In describing outback South Australia you regularly find yourself using the terms classic, biggest, longest, oldest and best. We’ve seen so much and covered so much ground that rather than torture you with long tedious stories, we’ve put together a little list of highlights (don’t worry, there’ll be no escaping the long tedious stories when we get home). Our more memorable moments have included:

* Driving through the longest man-made structure on earth, the dingo fence. We discovered it keeps out more than just dingos when we found an entire kangaroo paw still tangled up in the wire after what was obviously a fierce struggle, the skeletal remains of the rest of the animal scattered around far and wide. It's a harsh, unforgiving environment out here.

* Passing the largest cattle station in the world - Anna Creek Station.

* Discovering the best invention in the world - the fly net (out here if the heat doesn’t kill you, the flies definitely will).

* Driving one of the most famous outback tracks in Australia - the Oodnadatta track.

* Passing over the world’s largest and deepest underwater reservoir, the Great Artesian Basin and swimming in 2 million year old water bubbling up out of the earth at Coward Springs.

* Driving around the ghostly expanse of Lake Eyre, filling with water for the first time in almost 10 years.

* Walking out on the salt-encrusted surface of Lake Frome, so white and devoid of life that NASA actually use the lake to set the white-balance on their cameras from space!

* Finding a piece of adventurer Steve Fossett’s ill-fated balloon on the wall of a pub in Lyndhurst, a two horse town on the edge of the Strezleki track and probably one of the last places you’d ever expect to see such memorabilia.

* Sarah waking up with the biggest hangover she’s had in 3 years after a lively night drinking cheap wine with the publicans at Marree hotel (not recommended when you plan to drive 300km on a corrugated dirt road in 40 degrees with no air conditioning the following day).

* Sustaining our first tyre puncture at Arkaroola when a hefty chunk of rock pierced a hole in one of our BFGoodrich mud terrains.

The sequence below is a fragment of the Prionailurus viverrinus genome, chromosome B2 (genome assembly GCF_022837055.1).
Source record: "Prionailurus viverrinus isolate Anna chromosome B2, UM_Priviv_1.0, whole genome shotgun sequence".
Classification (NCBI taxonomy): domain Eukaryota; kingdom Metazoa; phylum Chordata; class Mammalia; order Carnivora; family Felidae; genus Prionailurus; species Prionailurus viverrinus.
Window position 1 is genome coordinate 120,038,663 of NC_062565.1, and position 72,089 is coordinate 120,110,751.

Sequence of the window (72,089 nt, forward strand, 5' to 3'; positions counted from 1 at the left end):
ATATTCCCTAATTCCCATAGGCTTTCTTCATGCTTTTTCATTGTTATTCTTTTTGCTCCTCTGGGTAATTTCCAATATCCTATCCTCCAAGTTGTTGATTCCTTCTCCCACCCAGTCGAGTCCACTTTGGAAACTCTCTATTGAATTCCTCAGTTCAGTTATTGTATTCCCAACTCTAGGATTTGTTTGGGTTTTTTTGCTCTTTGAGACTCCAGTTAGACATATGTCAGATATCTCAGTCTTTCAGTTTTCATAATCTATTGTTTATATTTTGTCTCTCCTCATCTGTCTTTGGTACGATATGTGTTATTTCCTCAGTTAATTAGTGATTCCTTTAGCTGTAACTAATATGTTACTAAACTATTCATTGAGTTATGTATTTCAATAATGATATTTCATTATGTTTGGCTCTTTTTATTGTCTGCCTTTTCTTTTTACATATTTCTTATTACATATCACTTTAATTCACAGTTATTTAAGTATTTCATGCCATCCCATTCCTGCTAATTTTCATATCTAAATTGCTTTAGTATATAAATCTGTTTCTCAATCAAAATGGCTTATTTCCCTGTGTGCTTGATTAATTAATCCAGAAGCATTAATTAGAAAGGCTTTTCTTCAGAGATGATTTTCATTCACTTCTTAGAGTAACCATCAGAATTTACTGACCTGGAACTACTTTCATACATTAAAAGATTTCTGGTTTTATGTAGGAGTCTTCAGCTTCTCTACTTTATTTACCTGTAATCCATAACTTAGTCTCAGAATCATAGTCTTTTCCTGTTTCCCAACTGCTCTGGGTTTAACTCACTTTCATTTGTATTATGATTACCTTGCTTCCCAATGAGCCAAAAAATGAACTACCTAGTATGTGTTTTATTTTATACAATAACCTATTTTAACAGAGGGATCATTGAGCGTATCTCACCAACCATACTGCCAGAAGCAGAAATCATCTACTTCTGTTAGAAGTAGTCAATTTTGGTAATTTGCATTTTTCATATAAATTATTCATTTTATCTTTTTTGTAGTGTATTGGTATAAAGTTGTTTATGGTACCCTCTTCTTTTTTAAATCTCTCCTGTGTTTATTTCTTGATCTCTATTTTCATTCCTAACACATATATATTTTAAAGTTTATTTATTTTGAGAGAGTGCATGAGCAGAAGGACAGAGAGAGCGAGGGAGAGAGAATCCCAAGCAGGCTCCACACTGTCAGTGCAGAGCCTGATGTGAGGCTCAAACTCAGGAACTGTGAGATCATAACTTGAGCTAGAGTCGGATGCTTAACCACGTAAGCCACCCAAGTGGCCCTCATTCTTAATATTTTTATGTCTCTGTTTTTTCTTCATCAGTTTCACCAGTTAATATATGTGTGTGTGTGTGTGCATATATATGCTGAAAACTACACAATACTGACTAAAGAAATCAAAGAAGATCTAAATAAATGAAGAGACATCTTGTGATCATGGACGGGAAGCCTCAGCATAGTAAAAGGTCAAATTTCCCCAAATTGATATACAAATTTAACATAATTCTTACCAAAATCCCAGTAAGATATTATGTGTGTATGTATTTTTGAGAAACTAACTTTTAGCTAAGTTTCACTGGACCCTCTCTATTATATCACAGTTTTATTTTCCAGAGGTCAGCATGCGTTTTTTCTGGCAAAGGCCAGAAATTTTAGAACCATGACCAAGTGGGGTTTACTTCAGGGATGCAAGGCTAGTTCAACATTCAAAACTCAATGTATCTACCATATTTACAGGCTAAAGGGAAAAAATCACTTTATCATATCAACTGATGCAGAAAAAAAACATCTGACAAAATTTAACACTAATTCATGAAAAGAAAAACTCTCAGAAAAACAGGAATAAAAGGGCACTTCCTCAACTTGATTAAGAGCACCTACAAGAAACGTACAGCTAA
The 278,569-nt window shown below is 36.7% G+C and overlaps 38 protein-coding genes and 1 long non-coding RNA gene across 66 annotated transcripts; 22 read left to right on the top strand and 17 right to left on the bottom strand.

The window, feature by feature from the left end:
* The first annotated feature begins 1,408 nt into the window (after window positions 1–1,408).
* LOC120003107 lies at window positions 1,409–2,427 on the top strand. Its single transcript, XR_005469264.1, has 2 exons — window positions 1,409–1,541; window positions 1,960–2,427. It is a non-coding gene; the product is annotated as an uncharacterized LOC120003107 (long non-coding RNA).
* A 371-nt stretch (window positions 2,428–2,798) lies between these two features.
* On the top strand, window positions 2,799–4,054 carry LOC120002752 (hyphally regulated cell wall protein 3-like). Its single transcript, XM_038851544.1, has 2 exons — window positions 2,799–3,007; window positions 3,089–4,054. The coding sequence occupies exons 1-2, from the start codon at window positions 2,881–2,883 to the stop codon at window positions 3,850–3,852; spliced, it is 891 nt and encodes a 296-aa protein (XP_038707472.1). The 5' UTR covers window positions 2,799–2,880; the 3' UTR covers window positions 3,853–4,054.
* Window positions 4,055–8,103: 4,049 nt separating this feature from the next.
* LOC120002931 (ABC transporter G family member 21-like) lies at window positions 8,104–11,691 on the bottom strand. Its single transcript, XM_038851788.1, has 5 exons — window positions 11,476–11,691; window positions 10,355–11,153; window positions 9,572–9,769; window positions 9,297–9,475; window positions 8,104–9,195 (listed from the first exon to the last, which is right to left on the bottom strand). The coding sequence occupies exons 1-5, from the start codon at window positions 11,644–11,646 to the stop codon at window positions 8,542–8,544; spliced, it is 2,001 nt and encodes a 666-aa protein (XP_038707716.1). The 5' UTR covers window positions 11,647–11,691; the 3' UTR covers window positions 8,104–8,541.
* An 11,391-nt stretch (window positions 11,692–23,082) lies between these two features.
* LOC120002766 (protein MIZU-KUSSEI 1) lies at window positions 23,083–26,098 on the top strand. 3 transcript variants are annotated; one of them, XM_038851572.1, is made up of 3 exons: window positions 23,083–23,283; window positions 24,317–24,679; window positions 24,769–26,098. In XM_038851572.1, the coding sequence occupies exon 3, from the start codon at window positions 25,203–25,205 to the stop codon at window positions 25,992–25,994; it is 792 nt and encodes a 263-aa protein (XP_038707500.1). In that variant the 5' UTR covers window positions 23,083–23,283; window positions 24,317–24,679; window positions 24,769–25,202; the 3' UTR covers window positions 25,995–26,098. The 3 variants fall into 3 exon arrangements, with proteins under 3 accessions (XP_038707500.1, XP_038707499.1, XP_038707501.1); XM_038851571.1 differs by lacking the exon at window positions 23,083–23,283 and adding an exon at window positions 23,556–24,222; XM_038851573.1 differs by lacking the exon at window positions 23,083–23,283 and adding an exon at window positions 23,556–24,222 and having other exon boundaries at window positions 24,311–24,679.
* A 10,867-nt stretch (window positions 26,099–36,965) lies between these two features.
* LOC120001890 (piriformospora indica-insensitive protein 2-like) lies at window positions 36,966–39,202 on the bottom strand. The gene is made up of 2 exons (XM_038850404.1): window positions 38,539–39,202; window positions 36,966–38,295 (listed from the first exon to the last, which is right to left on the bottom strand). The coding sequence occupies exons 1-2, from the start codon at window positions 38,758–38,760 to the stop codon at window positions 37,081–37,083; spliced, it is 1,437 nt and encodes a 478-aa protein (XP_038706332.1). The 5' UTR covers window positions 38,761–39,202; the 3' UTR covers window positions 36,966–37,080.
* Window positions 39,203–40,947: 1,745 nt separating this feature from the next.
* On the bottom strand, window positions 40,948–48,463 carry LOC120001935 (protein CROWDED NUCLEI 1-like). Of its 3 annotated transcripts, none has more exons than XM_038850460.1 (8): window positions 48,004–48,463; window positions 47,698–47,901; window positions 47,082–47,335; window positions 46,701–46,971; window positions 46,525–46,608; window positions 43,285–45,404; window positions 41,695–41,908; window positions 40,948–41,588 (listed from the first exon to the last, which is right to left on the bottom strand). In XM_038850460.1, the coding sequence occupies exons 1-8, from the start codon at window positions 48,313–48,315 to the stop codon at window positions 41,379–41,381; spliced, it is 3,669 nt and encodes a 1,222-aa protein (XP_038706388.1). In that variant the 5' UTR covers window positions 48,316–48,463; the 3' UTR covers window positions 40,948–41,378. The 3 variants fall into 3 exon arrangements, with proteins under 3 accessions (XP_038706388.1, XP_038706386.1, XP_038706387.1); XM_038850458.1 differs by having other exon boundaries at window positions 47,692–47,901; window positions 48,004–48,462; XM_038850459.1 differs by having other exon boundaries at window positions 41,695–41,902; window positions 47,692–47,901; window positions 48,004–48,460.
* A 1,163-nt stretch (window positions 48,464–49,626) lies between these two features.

* Driving through part of the Simpson Desert, some of the most arid, desolate and remote country in the world.

Which reminds me, in all my reminiscing I’ve forgotten all about the Big Red Truck broken down on the side of one of these remote, desolate tracks and our impending death by fly buzzing.

With the help of a trusty manual and some brilliant detective work, Kris managed to find and fix the problem (all the corrugations had vibrated a wire off a solenoid which had the rather inconvenient effect of shutting the engine down). To ou
r great joy and to the dismay of the flies that were obviously licking their lips ready for dinner, the BRT was off and running again and we would live to fight another day...

In the next edition of Where’s the big red truck – Red Centre Dreaming

5 comments:

SCADA Mum said...

Hi guys, just love reading your travels & whereabouts. I am sure you are both having a great time and not missing us at all. Happy Easter & be safe until we get your next blog. SCADA Mum & Crew.

Madhu Dube said...

sarah.....man you are still alive...thank god...that fly looked like a big hollywood sci-fi beast ready to eat you off....kris....to use it looks adventurous but I can now understand how difficult it is....a BRT which gives you run time errors :0 & a nagging GF ready to code break any time....but its a life we all dream to live and you living it in real...touchwood and best of luck...

Madhu Dube said...

a typo its us nor use 'to us it looks'

Anonymous said...

G'day Kris and Sarah, Glad the BRT is not holding you up too much.That cheap Loud Mouth Soup is a bugger for hangovers hey Sarah!!! Keep on truckin and I'll try and catch ya's by phone sometime....Cheers Gary

Anonymous said...

hi sara n kris. Finally got to post a comment such a techno wizz!My eldest son managed to find the site for me.
Sounds like your both havin a blast.Not the same without you but we are coping!!!!!Stay safe & keep on trukin.Luv Lea Mac xoxoxo